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Old 11-02-2017, 10:13 AM   #1
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What is the meaning the $ special character

Hello... and thank you in advanced for any help anyone can offer me

I'm hoping someone can explain what the leading $ is/means (i.e. $PS1, $HOME, etc).... I was having a discussion with someone and was trying to explain it... Which I felt like I came up kind of short with how well I did it.

I understand it's a special character and how to use it if I want to see the value of a variable or if I want to see the status of a command... I'm just unsure what kind of special character its categorized as or the definition of it's exact function.

I got home and googled it... I found plenty of explanations on how to use it but didn't find an adequate explanation of what it is and it's definition. It seems like every special character is well documented except the $... Could someone explain to me how it's categorized and it's extract definition?

Once again... thanks for reading this and any help anyone can offer

Last edited by bodisha; 11-02-2017 at 10:14 AM.
Old 11-02-2017, 11:01 AM   #2
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You might have to go back to the beginning of Unix to figure that one out. From what little I know it means substitution.

echo $user
When the shell runs the line "echo $user" Fred is substituted for the variable user and therefore when you run the script it outputs Fred.

I think what you mean by status of a command i.e.

output=$(ls -l *.log)
Is called command substitution i.e. the variable output is assigned the output of the ls command and not "ls -l *.log"
Old 11-02-2017, 11:42 AM   #3
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I'm not sure that there is a "meaning" to the $..or even that it is a "special character" in this context. It is an element of the syntax used to define a variable. It's been used historically that way for a long time: BASIC alpha variables [$a, $b, etc] for example.
(How do I remember that? It's been > 40 years since I programmed in BASIC!)
Old 11-03-2017, 02:39 AM   #4
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The $ character in Linux shells is a "substitution operator". It means "Treat this string as a variable name and substitute the current value". So when you are giving a command that relates to the name of the variable, you don't use $, but when you want the value, you do.
export SAVE_DIR
echo $SAVE_DIR
The export command doesn't use $ because it relates to the variable as such, telling the shell to store it in the environment. But the echo command uses $ because it is the value of the variable that you want to print out.
Old 11-04-2017, 08:53 AM   #5
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$ export VAR="bubba"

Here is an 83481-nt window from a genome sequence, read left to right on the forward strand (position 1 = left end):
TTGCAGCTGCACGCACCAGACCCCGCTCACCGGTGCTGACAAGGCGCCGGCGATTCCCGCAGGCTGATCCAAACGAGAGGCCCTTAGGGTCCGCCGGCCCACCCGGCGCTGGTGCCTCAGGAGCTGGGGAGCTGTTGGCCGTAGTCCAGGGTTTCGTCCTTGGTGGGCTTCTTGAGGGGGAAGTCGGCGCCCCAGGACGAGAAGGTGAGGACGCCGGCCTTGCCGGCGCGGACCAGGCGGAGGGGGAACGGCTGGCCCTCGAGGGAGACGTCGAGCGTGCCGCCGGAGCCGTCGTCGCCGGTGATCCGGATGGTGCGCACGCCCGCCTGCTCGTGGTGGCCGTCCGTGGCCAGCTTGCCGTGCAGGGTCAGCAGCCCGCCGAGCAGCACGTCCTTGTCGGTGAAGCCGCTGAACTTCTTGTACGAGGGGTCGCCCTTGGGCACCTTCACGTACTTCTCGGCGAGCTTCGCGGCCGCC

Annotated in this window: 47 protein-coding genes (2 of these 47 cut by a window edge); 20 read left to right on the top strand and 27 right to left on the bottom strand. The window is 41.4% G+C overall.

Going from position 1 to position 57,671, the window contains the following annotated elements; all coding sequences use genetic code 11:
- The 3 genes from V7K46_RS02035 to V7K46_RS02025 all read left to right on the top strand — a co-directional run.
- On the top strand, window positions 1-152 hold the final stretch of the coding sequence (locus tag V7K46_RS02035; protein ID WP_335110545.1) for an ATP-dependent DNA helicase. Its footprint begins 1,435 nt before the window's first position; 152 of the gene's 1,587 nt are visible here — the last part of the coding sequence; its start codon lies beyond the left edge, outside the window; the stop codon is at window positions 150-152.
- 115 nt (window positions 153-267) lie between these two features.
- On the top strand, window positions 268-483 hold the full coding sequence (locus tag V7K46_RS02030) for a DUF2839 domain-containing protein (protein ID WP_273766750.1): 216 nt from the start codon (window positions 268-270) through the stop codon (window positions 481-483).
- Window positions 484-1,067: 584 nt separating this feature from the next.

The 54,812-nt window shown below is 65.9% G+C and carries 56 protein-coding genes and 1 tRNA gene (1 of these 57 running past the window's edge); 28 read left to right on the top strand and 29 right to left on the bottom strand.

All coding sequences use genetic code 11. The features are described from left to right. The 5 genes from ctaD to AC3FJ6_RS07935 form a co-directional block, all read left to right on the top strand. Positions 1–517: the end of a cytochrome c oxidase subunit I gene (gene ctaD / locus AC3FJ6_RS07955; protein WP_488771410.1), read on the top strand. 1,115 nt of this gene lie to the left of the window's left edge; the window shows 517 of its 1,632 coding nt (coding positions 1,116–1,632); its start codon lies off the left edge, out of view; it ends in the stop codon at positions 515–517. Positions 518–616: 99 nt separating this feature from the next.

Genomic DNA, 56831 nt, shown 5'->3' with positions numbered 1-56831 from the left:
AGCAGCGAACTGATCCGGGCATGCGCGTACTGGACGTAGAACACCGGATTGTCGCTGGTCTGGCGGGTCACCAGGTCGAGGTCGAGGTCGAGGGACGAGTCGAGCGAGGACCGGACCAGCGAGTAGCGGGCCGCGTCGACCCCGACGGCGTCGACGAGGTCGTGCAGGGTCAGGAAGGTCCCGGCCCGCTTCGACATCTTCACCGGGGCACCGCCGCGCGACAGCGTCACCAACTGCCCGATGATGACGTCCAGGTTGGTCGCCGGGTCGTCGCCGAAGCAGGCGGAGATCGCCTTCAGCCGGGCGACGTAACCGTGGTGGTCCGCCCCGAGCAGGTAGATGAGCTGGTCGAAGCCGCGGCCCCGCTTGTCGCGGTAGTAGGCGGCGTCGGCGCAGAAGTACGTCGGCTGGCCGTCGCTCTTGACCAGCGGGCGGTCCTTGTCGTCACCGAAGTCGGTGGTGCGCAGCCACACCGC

$ echo $VAR

It can be used get the VALUE of a VARiable.

$ ls /usr/bin/ | grep -i z$

Or used in regex as an end of line and to find something that ends with z like above. And I think there's a special case for $$ as well, but don't recall what that is atm.
Old 11-05-2017, 01:38 AM   #6
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To ask what "meaning" a character has depends on the context it's found in, because they can have different uses in different situations.

But in the shell, the "$" nearly always refers to a parameter expansion or substitution of some sort.

The most common use is for variable expansion. If you have a variable set, then placing "$" in front of the variable name substitutes the value of the variable, as shown in the several examples above.

Other common uses include process substitution [$(..)] and math substitution [$((..))].

It is also traditionally used as the default command prompt -- the first character on the line indicating where a command can be typed. You will see this in most shell coding examples on the net and elsewhere. Examples below:

$ wget "$( grep -Eo '[^"]+.jpg' <file.html )"
<wget output here>

$ echo "$(( 12 * 5 + 8 ))"
The first command searches "file.html" for all ".jpg" urls in it that start with "", and inserts them into the wget command, which then attempts to download them.

Other commands and programming languages, such as awk or perl, will often use the same characters, but in different ways. That makes learning how to properly use shell quoting very important when running them in the shell.

There are any number of beginning shell scripting tutorials on the net. Try out a few of them. The Bash Guide For Beginners is usually a good place to start:

And finally, man bash is always the first place you should look when you have syntax questions. It's a long document, but well worth reading from end to end at least once (although I recommend first learning the scripting basics elsewhere before doing so).

Last edited by David the H.; 11-05-2017 at 01:46 AM. Reason: addendum


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